WHEN Vaughan McCall was 12 years old playing three holes with his grandparents in Tapanui was never enough for him.



"It was something to do. Three holes were never enough for me but it was for nana and grandad," a grinning McCall said of Heather and Jack Sheppard, who he visited every weekend.



After 72 holes yesterday the 20-year-old Gore Golf Club member created history in becoming the first Southland golfer to win the Lion Foundation New Zealand Strokeplay Championship in Hastings.



The plus-three handicapper showed nerves of steel as he threw down the gauntlet to Luke Toomey, 18, of Hamilton, and Fraser Wilkin, of Auckland, at the turn for a 13-under-par total to win the title at the Hastings Golf Club by five shots.

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The young man, who last year led Southland to their first Toro Interprovincial tournament victory in 61 years, said he had learned a lot from his first round of 73 on Thursday which yielded costly mistakes.



McCall, who won the South Island Strokeplay last year, didn't panic.



Instead, he simply re-adjusted to adhere to his game plan.



"The game out there was much tighter than the score suggested.



"Luke played really well and we were quite tight through the turn and a couple of two-shot swingers on the likes of nine was crucial and No 12 I birdied so that put some major pressure on Luke who just fell away so that was the big turning point there."



Coming into the nationals, McCall didn't fancy his chances of a victory with a plethora of elite amateurs in the field.



"But I knew if I played really well, like I did on Saturday, I knew the scores would come my way."



His game plan was simple - just keep the ball on the fairway.

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"In the first round I had a few drives out there, hit the trees and made a few bogeys so there was my lesson learned.



"Keep it on the fairway. I knew my reach game's good enough ..."



McCall handed his card before preparing a hasty podium speech but not before some housekeeping amid laughter in the marquee.



"I got a couple of scores of Luke's wrong but he's he fixed me up - a good, honest man."



For the youngster who collected Christmas hampers, got a handicap and bought a set of clubs, McCall knew as a Year 12 pupil he wanted to be a golfer.



His sheep-farming parents, Ngarie and the late Stephen McCall, wholeheartedly supported him.



"I thought, 'Sweet', went out got a job and started playing golf and started taking it seriously."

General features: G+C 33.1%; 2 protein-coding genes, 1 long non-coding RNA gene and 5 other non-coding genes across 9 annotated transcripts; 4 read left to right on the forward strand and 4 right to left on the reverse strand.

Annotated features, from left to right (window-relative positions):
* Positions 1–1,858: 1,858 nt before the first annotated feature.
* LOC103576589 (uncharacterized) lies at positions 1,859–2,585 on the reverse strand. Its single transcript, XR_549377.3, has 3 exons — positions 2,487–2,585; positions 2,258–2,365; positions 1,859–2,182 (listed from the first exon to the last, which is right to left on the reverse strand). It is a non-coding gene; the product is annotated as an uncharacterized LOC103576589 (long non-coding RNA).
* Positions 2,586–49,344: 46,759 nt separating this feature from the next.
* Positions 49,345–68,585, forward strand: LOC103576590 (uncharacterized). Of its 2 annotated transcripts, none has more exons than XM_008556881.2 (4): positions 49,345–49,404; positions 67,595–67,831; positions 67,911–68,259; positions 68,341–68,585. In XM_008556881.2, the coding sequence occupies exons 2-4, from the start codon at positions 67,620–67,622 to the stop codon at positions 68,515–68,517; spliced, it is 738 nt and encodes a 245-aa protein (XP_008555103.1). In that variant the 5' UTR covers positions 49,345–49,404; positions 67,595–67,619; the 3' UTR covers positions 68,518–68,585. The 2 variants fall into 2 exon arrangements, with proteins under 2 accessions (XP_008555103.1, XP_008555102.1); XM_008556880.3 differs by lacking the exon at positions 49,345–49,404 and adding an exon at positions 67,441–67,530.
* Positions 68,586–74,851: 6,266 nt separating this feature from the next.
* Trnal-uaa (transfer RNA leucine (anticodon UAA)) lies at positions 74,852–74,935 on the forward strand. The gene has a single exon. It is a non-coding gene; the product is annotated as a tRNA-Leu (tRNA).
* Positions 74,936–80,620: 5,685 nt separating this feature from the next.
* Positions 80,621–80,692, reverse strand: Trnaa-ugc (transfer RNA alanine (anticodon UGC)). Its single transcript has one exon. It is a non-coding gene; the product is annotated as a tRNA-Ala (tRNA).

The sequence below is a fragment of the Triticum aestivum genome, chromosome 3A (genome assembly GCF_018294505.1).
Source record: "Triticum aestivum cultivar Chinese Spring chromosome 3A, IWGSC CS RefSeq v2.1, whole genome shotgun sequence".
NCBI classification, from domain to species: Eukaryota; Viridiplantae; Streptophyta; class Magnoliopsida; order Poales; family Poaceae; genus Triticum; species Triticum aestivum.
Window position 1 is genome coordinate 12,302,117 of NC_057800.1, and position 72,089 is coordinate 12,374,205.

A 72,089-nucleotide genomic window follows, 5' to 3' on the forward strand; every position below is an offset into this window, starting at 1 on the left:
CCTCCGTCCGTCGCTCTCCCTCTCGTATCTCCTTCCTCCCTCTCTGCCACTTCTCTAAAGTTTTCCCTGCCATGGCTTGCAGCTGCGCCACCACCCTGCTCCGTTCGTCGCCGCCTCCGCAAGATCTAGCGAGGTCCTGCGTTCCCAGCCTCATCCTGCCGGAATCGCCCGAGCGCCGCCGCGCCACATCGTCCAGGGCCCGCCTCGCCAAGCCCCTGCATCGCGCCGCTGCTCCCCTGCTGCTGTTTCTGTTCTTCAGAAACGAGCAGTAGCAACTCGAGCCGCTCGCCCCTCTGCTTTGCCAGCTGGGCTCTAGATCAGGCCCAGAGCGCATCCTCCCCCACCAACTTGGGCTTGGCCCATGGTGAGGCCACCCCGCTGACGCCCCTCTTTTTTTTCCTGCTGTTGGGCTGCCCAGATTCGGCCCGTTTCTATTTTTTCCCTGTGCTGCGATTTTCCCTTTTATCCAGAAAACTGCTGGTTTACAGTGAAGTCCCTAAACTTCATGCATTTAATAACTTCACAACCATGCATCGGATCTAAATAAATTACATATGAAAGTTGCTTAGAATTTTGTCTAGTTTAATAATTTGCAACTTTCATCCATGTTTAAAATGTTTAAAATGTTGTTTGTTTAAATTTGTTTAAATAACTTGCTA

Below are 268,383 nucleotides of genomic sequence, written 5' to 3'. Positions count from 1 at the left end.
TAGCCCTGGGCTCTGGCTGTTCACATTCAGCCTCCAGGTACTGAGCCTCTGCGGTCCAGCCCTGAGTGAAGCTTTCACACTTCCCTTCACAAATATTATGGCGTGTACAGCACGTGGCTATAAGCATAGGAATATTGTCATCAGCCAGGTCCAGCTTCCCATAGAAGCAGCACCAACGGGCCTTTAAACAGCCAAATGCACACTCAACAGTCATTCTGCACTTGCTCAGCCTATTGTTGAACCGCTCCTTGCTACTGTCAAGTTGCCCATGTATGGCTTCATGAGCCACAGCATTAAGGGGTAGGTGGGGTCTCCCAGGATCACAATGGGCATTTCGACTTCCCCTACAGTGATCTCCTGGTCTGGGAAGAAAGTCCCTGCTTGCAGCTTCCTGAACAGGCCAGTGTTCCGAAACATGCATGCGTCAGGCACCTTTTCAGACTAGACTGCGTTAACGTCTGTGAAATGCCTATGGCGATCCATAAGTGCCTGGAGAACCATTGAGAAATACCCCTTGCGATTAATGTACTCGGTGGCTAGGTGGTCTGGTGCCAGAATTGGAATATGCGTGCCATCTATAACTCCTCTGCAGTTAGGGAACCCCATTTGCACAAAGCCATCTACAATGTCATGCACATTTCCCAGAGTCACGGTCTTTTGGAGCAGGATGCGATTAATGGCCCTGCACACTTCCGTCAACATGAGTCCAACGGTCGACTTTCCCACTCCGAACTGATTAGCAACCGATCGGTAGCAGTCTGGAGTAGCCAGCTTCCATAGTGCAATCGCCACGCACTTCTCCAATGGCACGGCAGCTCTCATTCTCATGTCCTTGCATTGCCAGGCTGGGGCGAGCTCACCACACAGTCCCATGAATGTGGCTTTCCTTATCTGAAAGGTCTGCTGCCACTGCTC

His father died two years ago so his mother leased out the farm while McCall works on another dairy "flood" farm.



"The farm floods a lot so there's so much work, you know, debris on the fences and that."



His boss lets him off to practice his chipping, driving and putting after a 7am-2pm shift.



Taming the the PGA Tour courses someday remains a dream.



"To get there it'll take me a long time. I want to go to the European Tour first and then Asia, maybe.



"It's not really dead set in my mind yet but I know where I want to go." said a laughing McCall, when asked if he was American because of his accent.



"No, no. That'll just be my 'Rs'. In Southland we just roll our 'Rs' a bit more."



The gusts buffeting Bridge Pa course, he said, reflecting some of the scores.



"We all teed off on the first hole and the wind came up.



"I thought, 'Sweet, this is me'. I play in a lot of wind down South."



That mindset might just come in handy for McCall who is looking forward to the NZ PGA Pro-Am Championship at The Hills next week. Toomey, who set the pace most of the three days, said: "I came out here for a W [win] but I can't complain because I've had an awesome week."



He lauded McCall for playing steady all week.



"Today it was just a different ball park but I've got no complaints - just happy," he said, lamenting a putter that went off the boil. Other than that, there wasn't anything else I could have done different."



Toomey, 18, also thanked his coach, Glenn Millen, and the boys at the Pro Drive, in Hamilton, for investing their time in him.



Landyn Edwards, of Rotorua, won the Neil Woodbury - Te Mana A Toi trophy for the low round of the tourney with an eight under 64 on Saturday.



"I'm going through some swing changes with my coach, Jay Carter, and we are working on more control of the ball," said Edwards who followed a 72 on Thursday with a 78 before his 64 on Saturday and a 70 yesterday.